By IIASA Science Writer and Editor Daisy Brickhill.
“The thing about communicating science today is…people can always watch cat videos instead. And let’s face it, some of those clips are really funny.”
Marshall Shepherd, former president of the American Meteorological Society, smiles at the audience of this science communication seminar, aware of the frustrated sighs going on in the room, and in some cases the blank incredulity—people wouldn’t watch cat videos when they could be paying attention to my science, surely?
We are at the AAAS annual meeting, a vast conference with around 10,000 attendees from all walks of life, from toddlers to retired professors. The science presented here is truly diverse, and covers everything from radically successful new cancer treatments, to advances in artificial intelligence, to the IIASA session on how we can hope to achieve all 17 UN Sustainable Development Goals.
Shepherd is speaking of his long career engaging with the public about his work on weather systems and climate change. “Get out of your ivory tower,” he urges all researchers. There are important issues at stake, and what if no one speaks for the scientific evidence?
However, communicating science effectively is not easy. Understanding something does not mean you are automatically good at explaining it. All through academic training researchers learn how to speak to people in their own field, who talk just like them. That’s important, they might be your next reviewer, after all. But it is only one, narrow form; engaging the public requires a high level of understanding, not just of the topic, but of the audience and communication itself.
“We have left behind the old idea of science communication where brains are empty vessels waiting to be filled,” says the next speaker, Barbara Klein Pope, executive director for communications for the National Academies. “They are a swamp, and we need to explore that swamp to communicate properly.” She describes research which tested the effects of different types of communication on people’s perceptions of social science, in terms of whether they felt it was worth funding, for instance (oh yes, I sense the academic ears pricking up now).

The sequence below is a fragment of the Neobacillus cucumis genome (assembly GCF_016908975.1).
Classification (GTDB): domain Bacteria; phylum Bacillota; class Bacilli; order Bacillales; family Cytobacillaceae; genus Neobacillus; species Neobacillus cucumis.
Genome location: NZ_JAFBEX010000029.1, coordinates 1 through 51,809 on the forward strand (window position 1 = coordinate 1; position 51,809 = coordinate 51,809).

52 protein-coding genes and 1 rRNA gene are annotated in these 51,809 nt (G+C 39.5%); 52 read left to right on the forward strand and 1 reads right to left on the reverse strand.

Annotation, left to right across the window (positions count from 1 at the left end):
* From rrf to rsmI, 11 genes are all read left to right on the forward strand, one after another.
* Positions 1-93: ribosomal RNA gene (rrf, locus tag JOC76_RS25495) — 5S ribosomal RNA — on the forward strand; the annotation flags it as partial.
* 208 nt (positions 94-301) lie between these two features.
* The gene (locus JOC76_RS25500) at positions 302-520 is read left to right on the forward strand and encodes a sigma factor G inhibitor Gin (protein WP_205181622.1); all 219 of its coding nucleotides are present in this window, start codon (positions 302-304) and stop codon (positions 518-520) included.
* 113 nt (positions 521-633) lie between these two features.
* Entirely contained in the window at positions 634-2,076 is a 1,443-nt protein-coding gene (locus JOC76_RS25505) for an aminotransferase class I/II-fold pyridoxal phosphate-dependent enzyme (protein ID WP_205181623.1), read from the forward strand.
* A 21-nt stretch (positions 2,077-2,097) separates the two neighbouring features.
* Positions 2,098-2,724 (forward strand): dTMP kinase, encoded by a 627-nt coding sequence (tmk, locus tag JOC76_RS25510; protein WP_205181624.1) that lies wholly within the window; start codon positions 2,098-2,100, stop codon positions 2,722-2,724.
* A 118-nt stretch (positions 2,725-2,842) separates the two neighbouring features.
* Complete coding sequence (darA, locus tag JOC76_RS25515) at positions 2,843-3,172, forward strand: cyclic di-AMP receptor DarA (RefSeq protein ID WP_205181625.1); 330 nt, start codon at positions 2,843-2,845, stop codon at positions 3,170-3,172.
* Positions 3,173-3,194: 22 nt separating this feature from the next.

The findings of this work led to a framework of three clear messages. First, use exemplars—a good example can do wonders—yes, your research might be relevant across reams of different cases but general, expansive terms are often vague and a simple example can bring clarity.
Second, the all-important yet surprisingly often neglected question, “Why do we care?” Bear in mind also that it’s not why you care, you’ve made a career out of this science, we know why you care, but why should your audience care.
Finally, use metaphors. Science is often very complex, and pretty much anyone outside your field will need something they can relate to—a familiar concept that they can use to begin to explore the new territory. In case you need more convincing, the use of metaphors was shown to have a significant effect on whether the public felt the work was worth funding.
At the end of that session I was struck by the parallels between this session and another I attended on science-policy interactions with speakers Vladimír Sucha, Daniel Sarewitz, and Peter Gluckman, all working at the forefront of science-policy.
Trust, built on good communication, is vital, the speakers all agreed. Interesting conclusions should not be buried at the end of a report, they should be at the start, just as they would be for the public, and any article or briefing should be kept as short and relevant as possible. Examples and metaphors play a role here too, and a good story with persuasive anecdotes can have much more impact than a dry report.
What not to do, Sucha reminds us, is send an email saying “Here are the links to 200 peer-reviewed papers on this, you’ll find it all there.” After all, policymakers can access cat videos just as easily as the rest of us.
Note: This article gives the views of the author, and not the position of the Nexus blog, nor of the International Institute for Applied Systems Analysis.